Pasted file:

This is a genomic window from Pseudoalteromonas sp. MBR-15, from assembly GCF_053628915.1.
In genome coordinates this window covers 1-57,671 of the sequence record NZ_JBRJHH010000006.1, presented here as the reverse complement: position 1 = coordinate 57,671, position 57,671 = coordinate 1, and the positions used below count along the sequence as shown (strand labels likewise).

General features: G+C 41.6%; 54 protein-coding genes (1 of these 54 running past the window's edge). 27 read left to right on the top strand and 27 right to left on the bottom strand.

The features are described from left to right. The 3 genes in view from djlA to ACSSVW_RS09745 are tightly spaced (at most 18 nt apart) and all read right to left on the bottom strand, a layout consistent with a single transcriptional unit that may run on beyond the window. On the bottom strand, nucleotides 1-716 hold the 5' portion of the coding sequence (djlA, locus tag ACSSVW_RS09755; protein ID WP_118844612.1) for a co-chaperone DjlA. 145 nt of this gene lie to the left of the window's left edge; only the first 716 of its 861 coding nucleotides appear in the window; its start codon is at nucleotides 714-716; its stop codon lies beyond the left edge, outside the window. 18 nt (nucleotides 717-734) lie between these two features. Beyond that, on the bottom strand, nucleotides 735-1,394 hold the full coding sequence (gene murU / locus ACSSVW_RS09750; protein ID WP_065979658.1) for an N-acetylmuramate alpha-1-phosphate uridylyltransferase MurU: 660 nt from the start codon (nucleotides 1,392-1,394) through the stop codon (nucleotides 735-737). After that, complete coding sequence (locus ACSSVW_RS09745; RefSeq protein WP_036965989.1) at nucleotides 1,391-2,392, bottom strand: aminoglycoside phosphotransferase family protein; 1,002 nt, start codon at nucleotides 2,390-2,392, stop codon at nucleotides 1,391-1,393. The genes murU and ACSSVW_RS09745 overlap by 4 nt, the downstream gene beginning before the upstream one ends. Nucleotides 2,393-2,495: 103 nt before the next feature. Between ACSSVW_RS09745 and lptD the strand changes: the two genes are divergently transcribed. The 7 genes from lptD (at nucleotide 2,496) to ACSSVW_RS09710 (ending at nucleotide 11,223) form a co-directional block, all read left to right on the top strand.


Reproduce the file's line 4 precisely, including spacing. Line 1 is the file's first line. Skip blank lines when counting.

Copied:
The features are described from left to right. The 3 genes in view from djlA to ACSSVW_RS09745 are tightly spaced (at most 18 nt apart) and all read right to left on the bottom strand, a layout consistent with a single transcriptional unit that may run on beyond the window. On the bottom strand, nucleotides 1-716 hold the 5' portion of the coding sequence (djlA, locus tag ACSSVW_RS09755; protein ID WP_118844612.1) for a co-chaperone DjlA. 145 nt of this gene lie to the left of the window's left edge; only the first 716 of its 861 coding nucleotides appear in the window; its start codon is at nucleotides 714-716; its stop codon lies beyond the left edge, outside the window. 18 nt (nucleotides 717-734) lie between these two features. Beyond that, on the bottom strand, nucleotides 735-1,394 hold the full coding sequence (gene murU / locus ACSSVW_RS09750; protein ID WP_065979658.1) for an N-acetylmuramate alpha-1-phosphate uridylyltransferase MurU: 660 nt from the start codon (nucleotides 1,392-1,394) through the stop codon (nucleotides 735-737). After that, complete coding sequence (locus ACSSVW_RS09745; RefSeq protein WP_036965989.1) at nucleotides 1,391-2,392, bottom strand: aminoglycoside phosphotransferase family protein; 1,002 nt, start codon at nucleotides 2,390-2,392, stop codon at nucleotides 1,391-1,393. The genes murU and ACSSVW_RS09745 overlap by 4 nt, the downstream gene beginning before the upstream one ends. Nucleotides 2,393-2,495: 103 nt before the next feature. Between ACSSVW_RS09745 and lptD the strand changes: the two genes are divergently transcribed. The 7 genes from lptD (at nucleotide 2,496) to ACSSVW_RS09710 (ending at nucleotide 11,223) form a co-directional block, all read left to right on the top strand.